“Some of you first met me 19 years ago. I wanna say thank you for allowing me to grow, and for growing with me.”
In one emotional monologue at Wembley Stadium, Beyoncé explains what it’s like to be a fan of hers, and why she feels like more than just a pop star to most of us. We’ve grown with her in all her roles, from Destiny’s Child to Single Lady, from Mrs Carter to fawning new mother. And in a way, we’ve all grown with her too – we all remember the club nights where Crazy In Love is a highlight, the breakups soundtracked by Irreplaceable, the wall-to-wall banging sessions between Partition and Drunk In Love.
Beyoncé is, then, a lot of things to a lot of people. Which certainly shows at this stadium gig, one that niggles for its lack of over political or personal commentary on the heels of Lemonade. Similarly, despite the comment of growth at the beginning, there seems to be very little advancement in the staging or set-up since her knockout O2 gig in London a few years ago. But if the faux-narrative of Lemonade showed us anything, it’s that the Carters are savvy businesspeople. So tonight’s set is a crowd-pleaser and a rousing one at that, moving from highlight to highlight without any hesitation for breath.
After a mercifully short stint from DJ Magnum (who to his credit brings out Zara Larsson and Jess Glynne, who in turn needs to stop being styled by blind people), Queen Bey marches to the middle of the stage for the eponymous tour opener, Formation, dressed in that now-iconic funereal get-up. It’s the strongest start the night could hope for, as the first act courses to a thrilling end with a double-punch of Bow Down and Run The World.
For all our minor grievances, then, it’s still clear that no one can match Bey for sheer spectacle. Being able to precisely execute two hours of choreography while not missing a single note is a marvel to watch (even if we all need to move on from the military-stomp vibes); more to the point, her live experience isn’t just a rehash of studio sounds. There’s a cappella versions of Love On Top, audience back-and-forths, and wisps of old hits packaged in tight interludes.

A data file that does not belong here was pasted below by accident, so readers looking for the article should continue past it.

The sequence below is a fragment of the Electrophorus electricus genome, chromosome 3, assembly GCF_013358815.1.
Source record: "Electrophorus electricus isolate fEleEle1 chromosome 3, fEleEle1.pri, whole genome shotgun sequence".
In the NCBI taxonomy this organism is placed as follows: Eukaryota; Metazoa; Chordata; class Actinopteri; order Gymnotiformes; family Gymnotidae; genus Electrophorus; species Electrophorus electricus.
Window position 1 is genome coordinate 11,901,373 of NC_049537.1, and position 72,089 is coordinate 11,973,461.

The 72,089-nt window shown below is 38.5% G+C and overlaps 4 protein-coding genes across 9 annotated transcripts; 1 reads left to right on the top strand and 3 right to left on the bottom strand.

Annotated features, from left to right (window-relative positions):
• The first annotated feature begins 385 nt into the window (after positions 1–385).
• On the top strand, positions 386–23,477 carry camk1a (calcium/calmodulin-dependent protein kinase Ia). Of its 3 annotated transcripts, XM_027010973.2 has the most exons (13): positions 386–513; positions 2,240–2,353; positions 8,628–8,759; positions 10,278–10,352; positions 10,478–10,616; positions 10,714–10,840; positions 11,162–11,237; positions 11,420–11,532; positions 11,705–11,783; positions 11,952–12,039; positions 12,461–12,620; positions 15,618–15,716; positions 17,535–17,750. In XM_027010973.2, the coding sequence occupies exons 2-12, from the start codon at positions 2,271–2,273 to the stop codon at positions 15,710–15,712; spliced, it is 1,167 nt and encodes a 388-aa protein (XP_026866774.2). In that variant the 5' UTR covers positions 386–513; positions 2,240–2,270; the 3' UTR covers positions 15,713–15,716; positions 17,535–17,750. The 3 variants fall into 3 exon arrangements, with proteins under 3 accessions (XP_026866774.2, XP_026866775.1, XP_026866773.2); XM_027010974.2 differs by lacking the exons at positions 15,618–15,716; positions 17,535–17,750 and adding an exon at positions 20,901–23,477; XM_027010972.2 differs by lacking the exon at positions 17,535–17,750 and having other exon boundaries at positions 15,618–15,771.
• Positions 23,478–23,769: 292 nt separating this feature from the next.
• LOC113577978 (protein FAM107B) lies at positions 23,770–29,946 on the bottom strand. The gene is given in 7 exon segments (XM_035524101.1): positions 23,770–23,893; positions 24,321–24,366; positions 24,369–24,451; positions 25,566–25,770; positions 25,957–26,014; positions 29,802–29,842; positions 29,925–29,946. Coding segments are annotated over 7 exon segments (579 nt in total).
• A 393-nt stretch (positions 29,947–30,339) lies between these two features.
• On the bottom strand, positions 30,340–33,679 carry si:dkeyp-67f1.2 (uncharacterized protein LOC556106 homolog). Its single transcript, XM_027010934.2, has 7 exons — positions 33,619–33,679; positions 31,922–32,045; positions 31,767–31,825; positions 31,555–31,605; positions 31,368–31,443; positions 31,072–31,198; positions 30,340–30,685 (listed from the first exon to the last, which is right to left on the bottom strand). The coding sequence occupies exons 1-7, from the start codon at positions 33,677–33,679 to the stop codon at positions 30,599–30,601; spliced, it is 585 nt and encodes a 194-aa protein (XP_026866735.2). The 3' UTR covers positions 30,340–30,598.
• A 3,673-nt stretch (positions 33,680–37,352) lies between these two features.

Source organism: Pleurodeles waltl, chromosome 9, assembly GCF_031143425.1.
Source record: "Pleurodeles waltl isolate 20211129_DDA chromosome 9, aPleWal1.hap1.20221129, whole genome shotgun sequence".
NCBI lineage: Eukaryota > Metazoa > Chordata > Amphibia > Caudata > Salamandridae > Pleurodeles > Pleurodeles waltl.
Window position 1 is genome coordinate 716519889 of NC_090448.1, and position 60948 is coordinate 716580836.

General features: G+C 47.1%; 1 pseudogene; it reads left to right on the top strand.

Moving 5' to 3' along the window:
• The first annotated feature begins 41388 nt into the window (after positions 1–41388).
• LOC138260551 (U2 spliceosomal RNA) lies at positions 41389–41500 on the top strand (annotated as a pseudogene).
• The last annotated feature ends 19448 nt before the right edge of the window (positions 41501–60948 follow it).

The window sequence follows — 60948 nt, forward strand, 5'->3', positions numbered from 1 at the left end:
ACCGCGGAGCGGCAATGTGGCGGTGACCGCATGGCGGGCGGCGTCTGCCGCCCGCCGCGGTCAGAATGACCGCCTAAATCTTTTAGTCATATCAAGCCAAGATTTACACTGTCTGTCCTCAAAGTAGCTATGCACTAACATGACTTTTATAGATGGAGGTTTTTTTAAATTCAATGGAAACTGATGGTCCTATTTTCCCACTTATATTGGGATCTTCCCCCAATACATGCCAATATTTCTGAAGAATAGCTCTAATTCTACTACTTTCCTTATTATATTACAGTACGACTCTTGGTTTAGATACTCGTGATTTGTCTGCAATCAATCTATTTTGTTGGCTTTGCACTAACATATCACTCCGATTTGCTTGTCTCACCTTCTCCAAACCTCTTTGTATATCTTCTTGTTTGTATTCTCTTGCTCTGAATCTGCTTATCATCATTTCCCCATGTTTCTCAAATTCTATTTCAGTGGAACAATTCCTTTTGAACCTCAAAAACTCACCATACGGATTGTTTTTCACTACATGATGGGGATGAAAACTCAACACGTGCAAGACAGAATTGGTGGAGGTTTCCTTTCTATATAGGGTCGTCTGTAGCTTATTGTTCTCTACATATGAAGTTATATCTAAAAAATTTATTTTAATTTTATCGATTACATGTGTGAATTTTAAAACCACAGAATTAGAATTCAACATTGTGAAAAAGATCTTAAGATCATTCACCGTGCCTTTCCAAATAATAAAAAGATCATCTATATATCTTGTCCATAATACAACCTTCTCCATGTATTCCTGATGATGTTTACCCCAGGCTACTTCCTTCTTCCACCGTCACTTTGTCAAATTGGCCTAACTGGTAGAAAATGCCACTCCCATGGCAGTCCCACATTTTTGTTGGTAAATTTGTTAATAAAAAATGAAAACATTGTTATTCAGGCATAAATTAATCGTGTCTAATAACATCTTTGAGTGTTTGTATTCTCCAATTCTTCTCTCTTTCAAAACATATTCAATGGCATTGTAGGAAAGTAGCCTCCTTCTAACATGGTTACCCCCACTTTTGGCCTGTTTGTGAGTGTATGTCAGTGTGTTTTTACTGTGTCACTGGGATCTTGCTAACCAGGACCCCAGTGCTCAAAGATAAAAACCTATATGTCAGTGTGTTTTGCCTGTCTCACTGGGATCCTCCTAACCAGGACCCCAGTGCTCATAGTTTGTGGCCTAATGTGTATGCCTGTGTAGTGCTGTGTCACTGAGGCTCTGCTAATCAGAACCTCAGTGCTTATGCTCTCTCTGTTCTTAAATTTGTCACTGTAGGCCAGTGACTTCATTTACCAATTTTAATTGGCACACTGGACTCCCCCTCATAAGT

There’s been a lot of talk of a dodgy setlist (let’s face it, by doing Runnin’ she’s given Naughty Boy the biggest audience he’ll ever have) and in a way those criticisms are right if perhaps for different reasons than ‘there’s no Single Ladies‘. In our review of Lemonade, we said that not all the songs resounded as long-term hits as much as the rest of her catalogue – that turns out to be true as material from BEYONCE still outshines everything from the new album (barring the surprise Don’t Hurt Yourself), which still does occasionally feel like a couple of quotable one-liners sandwiched in a few songs.
Still, as the night comes to a fine end via soulful renditions of 1+1 and Halo – not to mention the showstopping Freedom – it’s hard to give a fuck about those little niggles given the atmosphere Bey creates. This is slick, unrepentant performing, and an intricately curated show from a performer whose nearest comparison is hard to find. They don’t call her the Queen for nothing, and there’s no doubt she had an army of loyal subjects in London tonight. Who run the world, indeed.